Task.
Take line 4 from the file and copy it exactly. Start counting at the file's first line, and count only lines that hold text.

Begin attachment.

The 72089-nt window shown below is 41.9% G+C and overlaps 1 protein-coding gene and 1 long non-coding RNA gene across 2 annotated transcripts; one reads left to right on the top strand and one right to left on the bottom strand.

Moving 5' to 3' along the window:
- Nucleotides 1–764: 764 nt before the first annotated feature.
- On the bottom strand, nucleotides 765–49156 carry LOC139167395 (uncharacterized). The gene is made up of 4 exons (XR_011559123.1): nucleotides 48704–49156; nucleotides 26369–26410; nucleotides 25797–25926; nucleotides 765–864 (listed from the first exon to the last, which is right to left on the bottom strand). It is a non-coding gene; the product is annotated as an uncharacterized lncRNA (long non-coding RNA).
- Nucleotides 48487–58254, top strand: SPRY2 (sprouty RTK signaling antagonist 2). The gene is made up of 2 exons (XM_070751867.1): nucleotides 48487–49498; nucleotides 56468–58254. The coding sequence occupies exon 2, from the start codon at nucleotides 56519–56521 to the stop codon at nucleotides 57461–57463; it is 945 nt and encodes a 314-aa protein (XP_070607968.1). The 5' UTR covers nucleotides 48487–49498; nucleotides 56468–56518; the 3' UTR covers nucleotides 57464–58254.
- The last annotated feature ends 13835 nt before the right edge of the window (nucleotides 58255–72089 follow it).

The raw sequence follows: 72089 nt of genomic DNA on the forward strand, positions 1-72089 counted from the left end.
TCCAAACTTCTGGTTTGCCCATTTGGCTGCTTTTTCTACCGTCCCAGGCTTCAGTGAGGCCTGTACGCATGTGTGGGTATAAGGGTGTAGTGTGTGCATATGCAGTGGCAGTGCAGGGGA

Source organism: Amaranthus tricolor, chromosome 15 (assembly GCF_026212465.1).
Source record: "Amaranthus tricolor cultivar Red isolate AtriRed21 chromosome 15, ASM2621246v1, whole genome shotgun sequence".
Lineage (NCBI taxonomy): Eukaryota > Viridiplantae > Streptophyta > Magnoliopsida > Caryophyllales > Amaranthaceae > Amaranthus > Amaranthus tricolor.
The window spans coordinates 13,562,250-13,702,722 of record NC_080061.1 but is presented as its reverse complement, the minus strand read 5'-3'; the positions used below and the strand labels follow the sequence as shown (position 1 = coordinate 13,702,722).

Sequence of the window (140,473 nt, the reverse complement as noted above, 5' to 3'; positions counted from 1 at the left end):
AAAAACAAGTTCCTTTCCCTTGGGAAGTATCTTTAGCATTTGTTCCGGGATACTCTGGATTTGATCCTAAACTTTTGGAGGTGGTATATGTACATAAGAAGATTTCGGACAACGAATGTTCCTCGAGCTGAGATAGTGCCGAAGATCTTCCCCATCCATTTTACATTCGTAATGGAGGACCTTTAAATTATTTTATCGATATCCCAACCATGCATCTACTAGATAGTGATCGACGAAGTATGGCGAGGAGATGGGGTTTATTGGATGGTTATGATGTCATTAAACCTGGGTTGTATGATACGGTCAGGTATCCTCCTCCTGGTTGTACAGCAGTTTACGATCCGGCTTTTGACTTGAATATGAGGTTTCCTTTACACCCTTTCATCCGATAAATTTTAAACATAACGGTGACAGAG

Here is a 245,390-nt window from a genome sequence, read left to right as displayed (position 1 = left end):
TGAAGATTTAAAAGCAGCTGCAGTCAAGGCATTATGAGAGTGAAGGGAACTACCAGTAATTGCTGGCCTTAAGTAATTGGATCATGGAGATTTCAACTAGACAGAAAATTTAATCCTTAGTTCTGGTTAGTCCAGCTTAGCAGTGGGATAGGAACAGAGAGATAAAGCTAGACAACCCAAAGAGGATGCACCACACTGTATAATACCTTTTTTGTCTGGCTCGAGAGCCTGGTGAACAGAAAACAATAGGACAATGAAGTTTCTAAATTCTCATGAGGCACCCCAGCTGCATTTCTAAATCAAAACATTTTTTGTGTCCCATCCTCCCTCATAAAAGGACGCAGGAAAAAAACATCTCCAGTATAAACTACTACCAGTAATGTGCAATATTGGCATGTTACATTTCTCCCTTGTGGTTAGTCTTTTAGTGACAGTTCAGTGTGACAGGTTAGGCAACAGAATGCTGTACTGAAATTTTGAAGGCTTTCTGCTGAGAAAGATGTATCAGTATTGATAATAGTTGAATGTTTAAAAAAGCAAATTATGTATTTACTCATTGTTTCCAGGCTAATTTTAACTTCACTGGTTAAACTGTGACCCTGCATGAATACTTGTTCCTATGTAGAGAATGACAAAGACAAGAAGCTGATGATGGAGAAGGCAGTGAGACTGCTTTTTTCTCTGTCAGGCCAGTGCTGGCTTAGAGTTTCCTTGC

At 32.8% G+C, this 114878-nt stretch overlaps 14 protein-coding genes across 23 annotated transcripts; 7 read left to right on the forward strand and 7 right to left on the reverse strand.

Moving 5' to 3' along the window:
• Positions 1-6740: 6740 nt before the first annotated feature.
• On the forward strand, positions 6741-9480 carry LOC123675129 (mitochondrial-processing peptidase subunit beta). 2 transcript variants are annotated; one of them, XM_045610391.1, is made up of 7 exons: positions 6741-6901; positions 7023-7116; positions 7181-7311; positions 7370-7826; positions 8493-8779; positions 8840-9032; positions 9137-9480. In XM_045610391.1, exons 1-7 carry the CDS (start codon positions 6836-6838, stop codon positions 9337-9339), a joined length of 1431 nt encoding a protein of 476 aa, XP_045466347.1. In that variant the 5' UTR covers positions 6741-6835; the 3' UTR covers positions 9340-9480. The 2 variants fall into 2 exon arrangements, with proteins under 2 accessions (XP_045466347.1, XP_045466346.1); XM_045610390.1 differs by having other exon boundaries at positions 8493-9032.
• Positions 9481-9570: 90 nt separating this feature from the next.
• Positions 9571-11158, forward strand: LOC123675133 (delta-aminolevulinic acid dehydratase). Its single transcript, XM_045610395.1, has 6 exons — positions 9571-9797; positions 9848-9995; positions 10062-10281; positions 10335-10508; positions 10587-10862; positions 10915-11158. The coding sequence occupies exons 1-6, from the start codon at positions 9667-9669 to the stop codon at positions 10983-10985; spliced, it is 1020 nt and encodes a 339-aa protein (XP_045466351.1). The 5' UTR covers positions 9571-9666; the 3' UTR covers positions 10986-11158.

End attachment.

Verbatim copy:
- On the bottom strand, nucleotides 765–49156 carry LOC139167395 (uncharacterized). The gene is made up of 4 exons (XR_011559123.1): nucleotides 48704–49156; nucleotides 26369–26410; nucleotides 25797–25926; nucleotides 765–864 (listed from the first exon to the last, which is right to left on the bottom strand). It is a non-coding gene; the product is annotated as an uncharacterized lncRNA (long non-coding RNA).